Corey and Jon on Near Dark (1987)

this post was written for the final girl film club… read a lot more about near dark there.

corey’s thoughts…

released just weeks apart, near dark and the lost boys are my two favorite vampire films. 1987 was a fantastic year for bloodsuckers. it had never occurred to me until i began writing this post, but the films are remarkably similar. in terms of plot, they are nearly identical.

a naive young man is seduced by a beautiful woman and unwillingly turned into a vampire. the man struggles with what he is becoming versus what he was, as well as deciding between his new nocturnal family and his original one. ultimately, humanity wins out and our hero kills everyone in the girl’s family (except for her) and finds a way to cure vampirism, saving the day and winning the girl.

structurally they may be similar, but their tones are very different. near dark is far more serious and introspective than the goofy antics present in the lost boys. their treatment of vampire mythology also differs greatly, with near dark essentially writing its own rules as opposed to the highly traditional treatment of vampires in the lost boys.

some may prefer the light tone and mystical attributes of the antagonists in the lost boys, while others may be partial to the darker tone and more biologically based villains of near dark. personally, i’m not entirely sure which i prefer, as i love them both. luckily though, these are not the dark ages and, using the scientific method, we may be able to objectively determine which is the greater of the two. below i will compare/contrast near dark and the lost boys on several important aspects. at the end, we shall tally up the scores and determine which is truly deserving of the title “the greatest vampire film ever made.”



the hero is an important part of any monster story, as he/she usually represents the viewpoint of the audience. here we have michael and caleb, who look remarkably alike. michael takes more to his newly found vampiric abilities and actually ends up using them to defeat his adversaries. caleb rarely uses his vampire strengths at all, instead just vomiting a lot. however, caleb does defeat a whole family of vampires without any special abilities at all, using only his cunning and horseback riding/truck driving abilities. caleb is mostly pro-active and deals with a strange situation as best he can while michael spends most of his screen time whining, running doe-eyed after the girl and arguing with his younger brother. a close call, but i’d have to give this one to caleb, despite the fact he essentially starts the movie off as a date rapist.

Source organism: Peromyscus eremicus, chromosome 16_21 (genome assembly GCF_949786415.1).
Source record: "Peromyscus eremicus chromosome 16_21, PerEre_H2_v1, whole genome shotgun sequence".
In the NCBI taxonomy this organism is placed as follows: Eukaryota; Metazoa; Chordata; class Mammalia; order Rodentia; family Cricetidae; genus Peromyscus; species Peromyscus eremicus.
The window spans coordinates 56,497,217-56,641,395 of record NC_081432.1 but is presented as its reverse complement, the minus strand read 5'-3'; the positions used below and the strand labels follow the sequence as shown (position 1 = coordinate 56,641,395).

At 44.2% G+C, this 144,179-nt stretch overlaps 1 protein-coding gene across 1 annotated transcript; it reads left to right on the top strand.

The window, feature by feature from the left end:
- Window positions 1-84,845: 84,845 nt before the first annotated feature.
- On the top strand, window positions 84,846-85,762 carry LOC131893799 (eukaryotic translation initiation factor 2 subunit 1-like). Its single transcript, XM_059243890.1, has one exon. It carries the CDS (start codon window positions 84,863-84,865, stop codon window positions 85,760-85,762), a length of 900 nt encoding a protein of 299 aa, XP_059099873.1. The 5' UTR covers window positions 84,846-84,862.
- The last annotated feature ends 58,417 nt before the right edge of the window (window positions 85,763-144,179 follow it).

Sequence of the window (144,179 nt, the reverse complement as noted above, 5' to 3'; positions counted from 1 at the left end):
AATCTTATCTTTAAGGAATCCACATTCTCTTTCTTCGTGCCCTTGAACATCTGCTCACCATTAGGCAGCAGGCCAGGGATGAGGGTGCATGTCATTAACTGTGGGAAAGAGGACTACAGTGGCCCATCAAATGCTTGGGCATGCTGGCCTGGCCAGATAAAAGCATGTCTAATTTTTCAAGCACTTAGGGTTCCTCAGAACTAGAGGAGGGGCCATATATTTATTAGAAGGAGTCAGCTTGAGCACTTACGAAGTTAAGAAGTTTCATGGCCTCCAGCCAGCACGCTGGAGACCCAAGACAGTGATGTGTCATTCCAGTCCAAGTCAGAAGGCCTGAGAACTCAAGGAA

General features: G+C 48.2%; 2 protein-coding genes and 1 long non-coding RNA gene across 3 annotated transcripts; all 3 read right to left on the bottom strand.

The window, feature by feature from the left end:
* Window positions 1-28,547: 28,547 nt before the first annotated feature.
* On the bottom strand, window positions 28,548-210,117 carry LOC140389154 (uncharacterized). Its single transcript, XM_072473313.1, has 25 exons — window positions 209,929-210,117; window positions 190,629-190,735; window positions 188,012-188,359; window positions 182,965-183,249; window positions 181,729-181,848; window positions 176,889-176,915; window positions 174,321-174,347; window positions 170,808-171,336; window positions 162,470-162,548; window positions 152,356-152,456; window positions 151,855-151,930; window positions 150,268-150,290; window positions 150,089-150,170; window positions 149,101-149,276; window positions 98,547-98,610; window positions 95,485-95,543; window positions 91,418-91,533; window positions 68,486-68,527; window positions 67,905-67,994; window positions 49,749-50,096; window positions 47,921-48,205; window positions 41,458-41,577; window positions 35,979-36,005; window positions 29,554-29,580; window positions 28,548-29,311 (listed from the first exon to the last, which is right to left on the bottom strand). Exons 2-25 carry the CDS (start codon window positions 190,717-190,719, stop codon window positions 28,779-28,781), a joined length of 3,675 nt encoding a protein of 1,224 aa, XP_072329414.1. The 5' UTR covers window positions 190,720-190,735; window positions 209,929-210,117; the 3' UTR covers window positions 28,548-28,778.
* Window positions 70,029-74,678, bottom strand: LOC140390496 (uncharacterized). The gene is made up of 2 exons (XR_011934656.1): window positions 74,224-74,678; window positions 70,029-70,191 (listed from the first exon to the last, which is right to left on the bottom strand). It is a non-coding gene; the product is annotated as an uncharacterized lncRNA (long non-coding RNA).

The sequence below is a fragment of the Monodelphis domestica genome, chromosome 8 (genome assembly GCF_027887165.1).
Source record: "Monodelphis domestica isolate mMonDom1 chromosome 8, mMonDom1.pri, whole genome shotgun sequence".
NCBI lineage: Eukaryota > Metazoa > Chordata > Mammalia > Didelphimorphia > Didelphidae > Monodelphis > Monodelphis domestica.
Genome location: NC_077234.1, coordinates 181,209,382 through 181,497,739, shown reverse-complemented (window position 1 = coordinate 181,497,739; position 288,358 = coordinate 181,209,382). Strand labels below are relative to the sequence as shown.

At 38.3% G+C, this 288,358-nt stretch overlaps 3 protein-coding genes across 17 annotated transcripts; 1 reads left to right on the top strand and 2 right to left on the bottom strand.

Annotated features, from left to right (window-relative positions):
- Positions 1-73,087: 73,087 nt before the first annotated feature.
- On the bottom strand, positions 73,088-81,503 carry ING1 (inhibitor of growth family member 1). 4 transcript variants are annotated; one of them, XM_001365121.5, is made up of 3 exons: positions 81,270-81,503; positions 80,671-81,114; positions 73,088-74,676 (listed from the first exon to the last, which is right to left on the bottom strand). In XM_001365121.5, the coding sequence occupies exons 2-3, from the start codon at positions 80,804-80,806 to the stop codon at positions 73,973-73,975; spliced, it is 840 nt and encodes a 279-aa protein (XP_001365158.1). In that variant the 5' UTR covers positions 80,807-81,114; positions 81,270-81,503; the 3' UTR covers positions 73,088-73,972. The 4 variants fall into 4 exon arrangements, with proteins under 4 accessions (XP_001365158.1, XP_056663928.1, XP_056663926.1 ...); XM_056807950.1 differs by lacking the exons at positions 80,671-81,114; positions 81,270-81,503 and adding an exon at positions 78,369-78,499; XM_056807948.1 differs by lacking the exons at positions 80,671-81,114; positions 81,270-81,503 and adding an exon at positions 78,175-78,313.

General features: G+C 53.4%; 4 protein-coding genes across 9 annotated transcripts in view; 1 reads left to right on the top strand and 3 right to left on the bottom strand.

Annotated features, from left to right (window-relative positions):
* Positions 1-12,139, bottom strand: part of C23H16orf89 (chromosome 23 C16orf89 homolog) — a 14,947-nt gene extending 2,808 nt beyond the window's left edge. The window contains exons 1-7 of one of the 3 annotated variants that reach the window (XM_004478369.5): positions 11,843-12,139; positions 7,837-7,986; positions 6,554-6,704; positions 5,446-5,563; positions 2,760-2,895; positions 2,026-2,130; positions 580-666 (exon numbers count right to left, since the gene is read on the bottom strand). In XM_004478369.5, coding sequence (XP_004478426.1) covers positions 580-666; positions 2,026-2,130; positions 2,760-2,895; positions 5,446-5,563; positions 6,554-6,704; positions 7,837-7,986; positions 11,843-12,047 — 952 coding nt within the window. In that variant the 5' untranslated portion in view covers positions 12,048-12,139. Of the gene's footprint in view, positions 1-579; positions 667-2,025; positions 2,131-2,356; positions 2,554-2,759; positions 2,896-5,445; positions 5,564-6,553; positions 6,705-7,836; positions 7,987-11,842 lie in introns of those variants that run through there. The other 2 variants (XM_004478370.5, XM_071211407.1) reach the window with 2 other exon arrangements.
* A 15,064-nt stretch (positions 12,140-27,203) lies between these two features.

winner: near dark


love interest

neither mae nor star are a particularly strong character. they both are there simply to serve as first the seductress and later the damsel in distress. both have tendencies to ramble on about nothing and occasionally sound insane. mae, however, seems a little more knowledgeable, stands up for caleb quite a bit and actually pushes the story forward. she also works the short, blond hair better than most, so i’ll give this one to her.

winner: near dark


apprentice villain

while neither david nor severen are the true ‘head’ of their respective vampire families, they are the most colorful and active villains. keifer sutherland is incredibly intimidating as david, and despite a bad haircut manages to be cool as all hell. severen has the best dialogue from either film (“first, you’re gonna give me back my spur, then i’m gonna knock your tonsils out your asshole. what do you think of them apples?”) and plays the charismatic psycho so well, i consider this bill paxton’s finest role. this one is too close to call…

winner: tie


master villain

max isn’t revealed to be the head vampire until the last act of the film, but he’s entertaining thoughout the entire picture as the bumbling suitor to michael’s mother, making his turn to the dark side even more shocking. jesse is known to be the leader throughout all of near dark, and seems to do a pretty good job of it (except for a few odd calls to launch large attacks very close to dawn). max is never terribly threatening while jesse is almost as cool as severen from the get-go… plus jesse can spit out bullets, is barely phased by a knife in the mouth and gets to say things like “you’re not gonna look so good… with your face ripped off.” i gotta say jesse wins this one by a landslide.

winner: near dark


child vampire

it’s never stated exactly how old homer is, but we know he’s an adult trapped in a child’s body. he still reverts to child-like behaviors occasionally (e.g., running to diamondback when he realizes the sun has risen and they’re trapped), but for the most part he’s quite the bad-ass, shooting and killing alongside everyone else. as for laddie… does anyone remember him at all? except for the “it’s the attack of eddie munster!” scene near the finale, he seems to have nothing to do in the lost boys. this one goes to homer, all the way.